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Neighborhood Watch

Mid-South Community Association launched to protect Memphis neighborhoods.

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Wal-Mart has left its footprints all across the country, and some would argue that the big, blue sign and friendly greeters have worn out their welcome.

Last October, attorney Brian Stephens represented "Citizens for Sustainable Growth" and helped stop Wal-Mart from opening a third location in Cordova.

Now Stephens has teamed with political activist Liz Rincon to form the Mid-South Community Association, a nonprofit organization whose mission is to advance "neighborhood and community issues through public policy, education, networking, and professionalism."

"We must address how we can work together with county and city resources to address problems throughout the community," Rincon says. "We want things to be fixed immediately, but we must learn to be patient so we can come together and work on dire issues, such as crime and poverty."

Stephens says the group will focus on grassroots issues and community leadership.

"We've got to get out of the '60s mentality with protests and things like that. ... We want to have our lawmakers want to work with us. They're not the enemy. They want to do the right thing, but they have to hear our message so they can understand our message."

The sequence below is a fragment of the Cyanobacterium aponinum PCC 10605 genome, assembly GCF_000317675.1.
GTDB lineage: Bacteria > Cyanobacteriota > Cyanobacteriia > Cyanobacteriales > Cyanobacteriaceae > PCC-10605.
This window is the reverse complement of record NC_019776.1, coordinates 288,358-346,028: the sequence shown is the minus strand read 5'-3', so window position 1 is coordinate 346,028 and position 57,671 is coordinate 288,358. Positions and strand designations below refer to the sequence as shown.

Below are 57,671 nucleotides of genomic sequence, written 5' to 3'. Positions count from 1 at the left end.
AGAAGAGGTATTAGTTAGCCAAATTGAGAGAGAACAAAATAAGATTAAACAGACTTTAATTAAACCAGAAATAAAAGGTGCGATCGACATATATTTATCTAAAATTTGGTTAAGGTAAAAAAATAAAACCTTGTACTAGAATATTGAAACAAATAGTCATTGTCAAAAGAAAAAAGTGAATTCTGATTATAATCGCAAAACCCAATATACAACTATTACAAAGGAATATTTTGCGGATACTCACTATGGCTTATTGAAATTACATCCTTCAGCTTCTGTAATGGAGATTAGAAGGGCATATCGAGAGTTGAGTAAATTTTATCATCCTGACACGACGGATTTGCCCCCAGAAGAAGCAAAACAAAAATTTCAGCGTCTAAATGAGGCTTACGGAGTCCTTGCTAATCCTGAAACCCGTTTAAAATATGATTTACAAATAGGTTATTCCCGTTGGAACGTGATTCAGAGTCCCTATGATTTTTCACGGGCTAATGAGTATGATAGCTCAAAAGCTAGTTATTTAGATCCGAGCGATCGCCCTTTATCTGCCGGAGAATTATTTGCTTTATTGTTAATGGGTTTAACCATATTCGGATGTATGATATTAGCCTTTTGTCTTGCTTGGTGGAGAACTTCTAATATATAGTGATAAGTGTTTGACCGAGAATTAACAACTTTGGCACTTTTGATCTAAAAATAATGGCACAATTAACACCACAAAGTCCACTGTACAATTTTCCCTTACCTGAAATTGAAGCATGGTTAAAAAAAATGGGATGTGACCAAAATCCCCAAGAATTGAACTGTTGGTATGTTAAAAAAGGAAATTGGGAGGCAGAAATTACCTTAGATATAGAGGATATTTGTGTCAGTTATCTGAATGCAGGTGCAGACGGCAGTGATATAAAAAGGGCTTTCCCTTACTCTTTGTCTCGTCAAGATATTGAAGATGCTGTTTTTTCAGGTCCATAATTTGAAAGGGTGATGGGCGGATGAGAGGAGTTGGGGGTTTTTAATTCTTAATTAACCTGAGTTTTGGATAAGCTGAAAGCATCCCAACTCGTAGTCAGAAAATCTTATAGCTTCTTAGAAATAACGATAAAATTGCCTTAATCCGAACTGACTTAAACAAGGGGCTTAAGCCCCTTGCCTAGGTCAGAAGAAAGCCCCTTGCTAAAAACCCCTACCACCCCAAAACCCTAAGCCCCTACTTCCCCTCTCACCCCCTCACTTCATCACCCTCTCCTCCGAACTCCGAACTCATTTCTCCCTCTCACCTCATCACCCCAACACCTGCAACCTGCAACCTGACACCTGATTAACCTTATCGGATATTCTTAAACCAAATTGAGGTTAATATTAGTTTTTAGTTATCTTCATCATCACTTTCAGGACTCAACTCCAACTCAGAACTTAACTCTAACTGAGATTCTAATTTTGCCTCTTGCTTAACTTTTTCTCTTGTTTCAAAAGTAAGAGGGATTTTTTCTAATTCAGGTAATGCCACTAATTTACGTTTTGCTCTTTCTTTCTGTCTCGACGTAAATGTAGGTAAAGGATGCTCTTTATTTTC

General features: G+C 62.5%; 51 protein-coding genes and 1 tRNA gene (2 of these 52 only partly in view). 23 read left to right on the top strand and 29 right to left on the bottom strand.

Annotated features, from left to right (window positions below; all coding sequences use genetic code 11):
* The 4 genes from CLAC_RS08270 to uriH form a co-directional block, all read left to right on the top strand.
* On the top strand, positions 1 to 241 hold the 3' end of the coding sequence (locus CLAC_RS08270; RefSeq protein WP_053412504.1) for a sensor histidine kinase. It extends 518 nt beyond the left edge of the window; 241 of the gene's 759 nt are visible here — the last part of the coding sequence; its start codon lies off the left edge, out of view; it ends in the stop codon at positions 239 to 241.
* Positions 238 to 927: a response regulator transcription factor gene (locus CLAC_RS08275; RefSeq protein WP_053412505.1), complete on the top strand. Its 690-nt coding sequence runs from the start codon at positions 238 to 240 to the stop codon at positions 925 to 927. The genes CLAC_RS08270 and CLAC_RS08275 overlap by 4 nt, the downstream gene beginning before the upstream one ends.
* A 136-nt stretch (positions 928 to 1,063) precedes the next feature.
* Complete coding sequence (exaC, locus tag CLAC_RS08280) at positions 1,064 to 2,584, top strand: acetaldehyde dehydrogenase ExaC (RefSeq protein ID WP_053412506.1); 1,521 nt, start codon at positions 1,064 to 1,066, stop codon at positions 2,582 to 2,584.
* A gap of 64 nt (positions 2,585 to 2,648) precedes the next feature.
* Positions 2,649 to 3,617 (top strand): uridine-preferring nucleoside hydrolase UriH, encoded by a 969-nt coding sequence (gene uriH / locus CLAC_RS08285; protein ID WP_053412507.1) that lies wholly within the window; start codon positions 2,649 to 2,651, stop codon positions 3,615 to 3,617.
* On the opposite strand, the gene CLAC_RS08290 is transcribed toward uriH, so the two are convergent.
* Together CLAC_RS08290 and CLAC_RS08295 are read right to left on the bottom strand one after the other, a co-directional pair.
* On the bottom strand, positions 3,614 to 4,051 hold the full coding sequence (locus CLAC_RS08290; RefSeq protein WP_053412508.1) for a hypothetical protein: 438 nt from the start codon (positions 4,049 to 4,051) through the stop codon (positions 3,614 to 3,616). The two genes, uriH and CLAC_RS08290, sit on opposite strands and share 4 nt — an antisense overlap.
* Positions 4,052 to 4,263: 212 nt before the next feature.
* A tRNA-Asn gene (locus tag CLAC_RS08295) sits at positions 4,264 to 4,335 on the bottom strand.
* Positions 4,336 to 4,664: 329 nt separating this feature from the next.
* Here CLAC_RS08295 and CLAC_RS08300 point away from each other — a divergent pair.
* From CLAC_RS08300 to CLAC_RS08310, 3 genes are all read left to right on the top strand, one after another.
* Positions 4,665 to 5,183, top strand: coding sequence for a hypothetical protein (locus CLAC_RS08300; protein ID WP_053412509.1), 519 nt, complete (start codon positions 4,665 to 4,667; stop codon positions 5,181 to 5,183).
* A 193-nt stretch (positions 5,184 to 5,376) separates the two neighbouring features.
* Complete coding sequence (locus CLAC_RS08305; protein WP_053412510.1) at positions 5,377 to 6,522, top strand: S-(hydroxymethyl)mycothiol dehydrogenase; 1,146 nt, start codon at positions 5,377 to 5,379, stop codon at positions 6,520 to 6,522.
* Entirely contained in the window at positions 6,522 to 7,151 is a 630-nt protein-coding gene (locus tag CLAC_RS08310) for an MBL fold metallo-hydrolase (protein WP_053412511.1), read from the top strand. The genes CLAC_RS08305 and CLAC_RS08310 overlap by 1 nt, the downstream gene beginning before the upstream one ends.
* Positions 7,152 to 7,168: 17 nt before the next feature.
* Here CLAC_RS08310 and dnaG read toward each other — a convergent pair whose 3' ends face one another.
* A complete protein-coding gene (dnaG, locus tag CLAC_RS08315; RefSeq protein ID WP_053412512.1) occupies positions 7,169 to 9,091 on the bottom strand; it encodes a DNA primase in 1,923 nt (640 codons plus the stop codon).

Other cities, such as Dallas and Nashville, have organizations similar to the Mid-South Community Association. But Stephens and Rincon have taken an approach specifically designed for Memphis, because the area has two governments, a high percentage of poverty, a large population of school-age children, and a significantly larger minority population than those cities.

"Typically, the other organizations that have done this in other cities have a very different nonprofit dynamic," Stephens says. "In Memphis, we have a large group of working community development corporations."

Community development corporations, or CDCs, generally try to improve neighborhoods by renovating or constructing low- or middle-income housing. Stephens also mentions Memphis organizations such as Leadership Memphis and the Leadership Academy.

"We hope to leverage, and not duplicate, the great work they are already performing," Stephens says.

The group will hold its first meeting April 14th at 6 p.m. at the Memphis Library Highland Street Branch. The main objectives will be to recruit new members and plan upcoming events.

"We want to get everyone on the same page so we can create an organization with a staff to pool all our resources," Stephens says. "Lawyers have the American Bar Association to help them, and real estate agents have their association. But neighborhoods don't have a group, and they need a group to fight for their interests."

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